I fell in love with a Norwegian girl four years ago and she became pregnant soon after. I moved to Norway, had a child and generally struggled with the way of life here. At the beginning of this year she left me. I live in shared accommodation in Oslo to be near my son. I still love her and asked her to get back with me – her reply was that she was not ready for a relationship, with me or anyone else. When we meet, I detect she is happier now than she ever was when we were together. I am here in Norway, without accommodation and no real sense of belonging, unable to sleep properly. I am starting to long for warmer climes where I have friends and a lifestyle more suited to my character. The problem is that the destination is New Zealand. I feel a sense of dread, guilt and worthlessness that this would mean I would see my son once a year. Should I sacrifice my own happiness just to be around my son as he grows up?
This problem appeared first in the Observer.
Hmm. It’s a fascinating first line. The fact that you say ‘fell in love’ and that you describe your partner as ‘a Norwegian girl’ makes it all sound very romantic and somehow out of your control. ‘Fell in love with’ is very different from ‘started a relationship with’. Her being a ‘girl’ makes her sound young, at least in your eyes, feeding your idea that this was a carefree time when things just seemed to happen.
Then ‘she became pregnant.’ Again there is a feeling that there was nothing you could have done about this, a bit like ‘fell in love’. This is something she did or that happened to her. So, as a result of having been buffeted by fate, you moved to Norway and found yourself to be unhappy there. ‘Struggled with the way of life’ is an odd way to put it. Presumably you could have chosen your own way of life wherever you found yourself but again, very passively, it sounds as though you tried to fit in with a life that you had not forged for yourself, that just happened to you. It seems hard for you to say you felt sad, lost, helpless. Instead you feel hard done by.
Then the Norwegian girl acts again, leaving you – you don’t say why, what went wrong. Again, just out of the blue as if you were no part of the relationship. You feel very sorry for yourself, something we can see in the ‘shared accommodation…to be near my son’. So, now your son is dictating how you should live, forcing you to live in a way you feel you haven’t chosen. You don’t say ‘I want to be near my son’ or give the impression that you enjoy spending time with him.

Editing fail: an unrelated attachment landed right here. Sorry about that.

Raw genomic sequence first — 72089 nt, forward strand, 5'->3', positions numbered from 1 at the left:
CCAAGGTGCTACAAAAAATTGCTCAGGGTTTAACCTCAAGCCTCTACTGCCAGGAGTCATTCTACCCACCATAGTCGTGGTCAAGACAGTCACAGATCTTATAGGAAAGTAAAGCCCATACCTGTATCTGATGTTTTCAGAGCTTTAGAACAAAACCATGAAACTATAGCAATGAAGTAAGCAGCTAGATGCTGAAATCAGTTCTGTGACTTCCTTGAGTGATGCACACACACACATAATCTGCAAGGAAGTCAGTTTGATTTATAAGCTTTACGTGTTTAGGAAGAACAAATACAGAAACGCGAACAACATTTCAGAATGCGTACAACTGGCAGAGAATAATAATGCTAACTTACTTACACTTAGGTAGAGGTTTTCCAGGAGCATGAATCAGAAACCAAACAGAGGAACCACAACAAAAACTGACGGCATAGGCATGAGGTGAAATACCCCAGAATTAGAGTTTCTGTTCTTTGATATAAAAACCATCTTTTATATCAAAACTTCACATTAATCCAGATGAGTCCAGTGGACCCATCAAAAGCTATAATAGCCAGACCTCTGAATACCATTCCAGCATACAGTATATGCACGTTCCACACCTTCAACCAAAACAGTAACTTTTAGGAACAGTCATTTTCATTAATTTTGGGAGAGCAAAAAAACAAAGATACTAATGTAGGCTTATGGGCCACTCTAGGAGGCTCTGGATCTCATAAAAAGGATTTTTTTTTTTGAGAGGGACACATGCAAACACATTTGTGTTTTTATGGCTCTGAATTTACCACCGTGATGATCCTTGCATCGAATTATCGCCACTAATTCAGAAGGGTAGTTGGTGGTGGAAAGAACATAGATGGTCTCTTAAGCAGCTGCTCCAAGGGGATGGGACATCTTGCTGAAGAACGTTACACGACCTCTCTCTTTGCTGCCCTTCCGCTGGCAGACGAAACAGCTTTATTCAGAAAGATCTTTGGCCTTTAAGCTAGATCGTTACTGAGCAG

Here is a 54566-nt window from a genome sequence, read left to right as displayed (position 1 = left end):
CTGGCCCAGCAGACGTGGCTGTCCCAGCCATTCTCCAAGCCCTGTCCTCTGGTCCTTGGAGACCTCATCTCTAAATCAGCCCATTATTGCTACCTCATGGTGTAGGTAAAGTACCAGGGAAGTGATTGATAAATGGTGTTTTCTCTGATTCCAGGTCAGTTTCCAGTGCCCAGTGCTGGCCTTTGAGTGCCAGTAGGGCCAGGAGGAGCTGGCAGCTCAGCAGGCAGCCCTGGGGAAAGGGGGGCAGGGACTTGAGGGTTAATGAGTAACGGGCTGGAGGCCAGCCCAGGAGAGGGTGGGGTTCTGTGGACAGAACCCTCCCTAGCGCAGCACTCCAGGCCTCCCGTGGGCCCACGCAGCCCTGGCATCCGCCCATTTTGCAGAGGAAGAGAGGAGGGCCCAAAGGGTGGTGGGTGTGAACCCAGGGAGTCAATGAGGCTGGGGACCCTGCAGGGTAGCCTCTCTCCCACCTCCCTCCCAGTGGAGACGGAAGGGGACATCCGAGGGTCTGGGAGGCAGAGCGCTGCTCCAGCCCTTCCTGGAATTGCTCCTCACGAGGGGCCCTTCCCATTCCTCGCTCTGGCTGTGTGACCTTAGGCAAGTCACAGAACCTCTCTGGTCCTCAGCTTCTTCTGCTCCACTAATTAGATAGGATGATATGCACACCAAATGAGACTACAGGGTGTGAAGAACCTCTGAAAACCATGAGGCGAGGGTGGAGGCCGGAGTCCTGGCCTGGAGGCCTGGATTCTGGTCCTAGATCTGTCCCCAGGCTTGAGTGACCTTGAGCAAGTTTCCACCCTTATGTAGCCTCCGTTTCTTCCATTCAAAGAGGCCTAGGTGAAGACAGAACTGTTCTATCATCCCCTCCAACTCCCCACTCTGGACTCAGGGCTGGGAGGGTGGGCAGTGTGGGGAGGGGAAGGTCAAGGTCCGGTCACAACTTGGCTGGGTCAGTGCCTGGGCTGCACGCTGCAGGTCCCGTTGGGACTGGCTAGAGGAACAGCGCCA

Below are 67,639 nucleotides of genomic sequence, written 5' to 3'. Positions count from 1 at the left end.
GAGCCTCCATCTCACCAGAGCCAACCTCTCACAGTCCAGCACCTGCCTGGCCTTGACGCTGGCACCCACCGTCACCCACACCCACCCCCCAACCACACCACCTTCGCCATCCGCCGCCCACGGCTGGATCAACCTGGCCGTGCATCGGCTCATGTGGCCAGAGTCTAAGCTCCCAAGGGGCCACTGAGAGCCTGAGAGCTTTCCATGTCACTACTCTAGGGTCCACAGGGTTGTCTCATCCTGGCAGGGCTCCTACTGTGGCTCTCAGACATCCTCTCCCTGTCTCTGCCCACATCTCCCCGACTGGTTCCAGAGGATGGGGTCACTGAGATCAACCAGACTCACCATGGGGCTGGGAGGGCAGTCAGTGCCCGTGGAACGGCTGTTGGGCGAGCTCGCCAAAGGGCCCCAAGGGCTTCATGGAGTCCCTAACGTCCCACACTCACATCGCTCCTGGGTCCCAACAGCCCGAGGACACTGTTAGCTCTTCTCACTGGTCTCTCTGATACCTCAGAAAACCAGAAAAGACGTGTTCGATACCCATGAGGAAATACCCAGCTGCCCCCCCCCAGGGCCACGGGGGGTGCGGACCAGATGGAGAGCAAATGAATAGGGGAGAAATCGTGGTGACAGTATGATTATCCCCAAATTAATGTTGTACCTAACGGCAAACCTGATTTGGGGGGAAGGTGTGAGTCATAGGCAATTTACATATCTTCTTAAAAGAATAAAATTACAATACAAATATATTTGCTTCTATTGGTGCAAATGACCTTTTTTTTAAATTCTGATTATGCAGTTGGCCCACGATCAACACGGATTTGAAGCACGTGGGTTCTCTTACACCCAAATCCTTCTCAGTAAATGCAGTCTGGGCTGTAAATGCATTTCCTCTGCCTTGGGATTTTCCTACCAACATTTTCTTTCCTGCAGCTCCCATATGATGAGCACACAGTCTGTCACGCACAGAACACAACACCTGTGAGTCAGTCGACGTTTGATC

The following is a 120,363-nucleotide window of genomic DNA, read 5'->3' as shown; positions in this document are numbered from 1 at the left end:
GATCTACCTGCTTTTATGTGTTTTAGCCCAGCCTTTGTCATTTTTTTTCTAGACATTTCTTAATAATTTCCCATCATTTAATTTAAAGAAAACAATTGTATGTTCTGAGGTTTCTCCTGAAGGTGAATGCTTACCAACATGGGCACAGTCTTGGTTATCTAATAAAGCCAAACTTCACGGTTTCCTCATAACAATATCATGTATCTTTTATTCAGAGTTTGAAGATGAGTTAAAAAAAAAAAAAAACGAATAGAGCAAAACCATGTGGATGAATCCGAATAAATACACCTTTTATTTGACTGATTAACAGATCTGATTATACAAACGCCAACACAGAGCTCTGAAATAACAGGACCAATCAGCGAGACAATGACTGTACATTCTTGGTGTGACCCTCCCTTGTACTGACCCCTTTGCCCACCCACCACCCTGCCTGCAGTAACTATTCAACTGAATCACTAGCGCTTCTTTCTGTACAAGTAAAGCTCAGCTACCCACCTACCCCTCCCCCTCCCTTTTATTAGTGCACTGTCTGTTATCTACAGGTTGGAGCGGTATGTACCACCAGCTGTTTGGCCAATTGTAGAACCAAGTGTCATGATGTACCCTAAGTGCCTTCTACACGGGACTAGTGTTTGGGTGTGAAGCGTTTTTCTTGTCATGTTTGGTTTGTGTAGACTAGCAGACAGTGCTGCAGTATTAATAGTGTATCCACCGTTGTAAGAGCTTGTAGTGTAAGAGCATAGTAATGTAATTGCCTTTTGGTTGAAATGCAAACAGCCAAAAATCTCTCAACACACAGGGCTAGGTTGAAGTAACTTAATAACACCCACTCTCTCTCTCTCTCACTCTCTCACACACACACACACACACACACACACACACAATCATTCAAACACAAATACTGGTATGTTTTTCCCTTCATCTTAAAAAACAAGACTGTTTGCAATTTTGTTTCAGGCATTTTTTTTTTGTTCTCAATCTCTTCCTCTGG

Though you were already struggling in Norway, you made another bid to stay and were refused – again this feeling that you are organised by others, that no choice is really your own. It was a kind of fate that you ended up shackled to her and now it is her choice not to continue in the relationship. The result is that you feel homeless, lost and unable to sleep. It sounds as though you are highly anxious, stressed and suffused with a sense of loss that you don’t face head on. Your passivity and the sense that you are not in control seems to make you feel very confused.
‘I am here in Norway’ sounds as though you are surprised to find yourself there, somewhere you don’t belong. It is cold and you long for warmth. By the sounds of it, your ex is cold and you long for human warmth. You feel rejected by the whole country, the whole way of life (your early home life?). My strong suspicion is that you have never felt the love and warmth you hoped to find by creating your own family, one that would give you what you didn’t get in childhood. Instead, you have ended up re-enacting something more familiar. I wonder if you feel you might meet someone in New Zealand who will provide the love and warmth you have always lacked, if perhaps your true self is there (ie. elsewhere).
It sounds as though you feel completely worthless – your ex-girlfriend seems happier without you, your son perhaps doesn’t need you. The way you say ‘just to be around my son’ sounds as though you don’t really feel necessary to him, that you would be there for your own gratification rather than because you feel you have something to offer him.
There is clear resentment in ‘just to be around my son’ as though you have been cornered by fate, your own needs denied. It seems you feel usurped in your ex’s affections by your son, thrown out of the family home and left all at sea.
Going to New Zealand is a ‘didn’t want to come to your party anyway’ message to both your ex and your son. Unless you can try to understand why you feel so helpless, so managed by others and so rejected, you are likely to recreate the same scenario again in New Zealand. I suspect that this is either Oedipal material (you felt usurped by your father in your mother’s affections and left out in the cold after the honeymoon period of very early infancy), a sibling rivalry thing (new baby casts you out) or, perhaps, you were brought up by a single mother who then found a partner and left you feeling isolated and thrown into some kind of student accommodation (Boarding school? University?).
Obviously, these are wild guesses but you seem to scream;‘None of this is my fault! It just happened!’ without seeing that you, as the adult you now are, were making clear (if unconscious) choices all along. I suspect that leaving will increase your feelings of worthlessness and being unwanted (though it is designed to do the opposite) rather than forcing you to look them in the eye and prevent your son from growing up feeling as rejected, worthless and as devoid of choice as you do.
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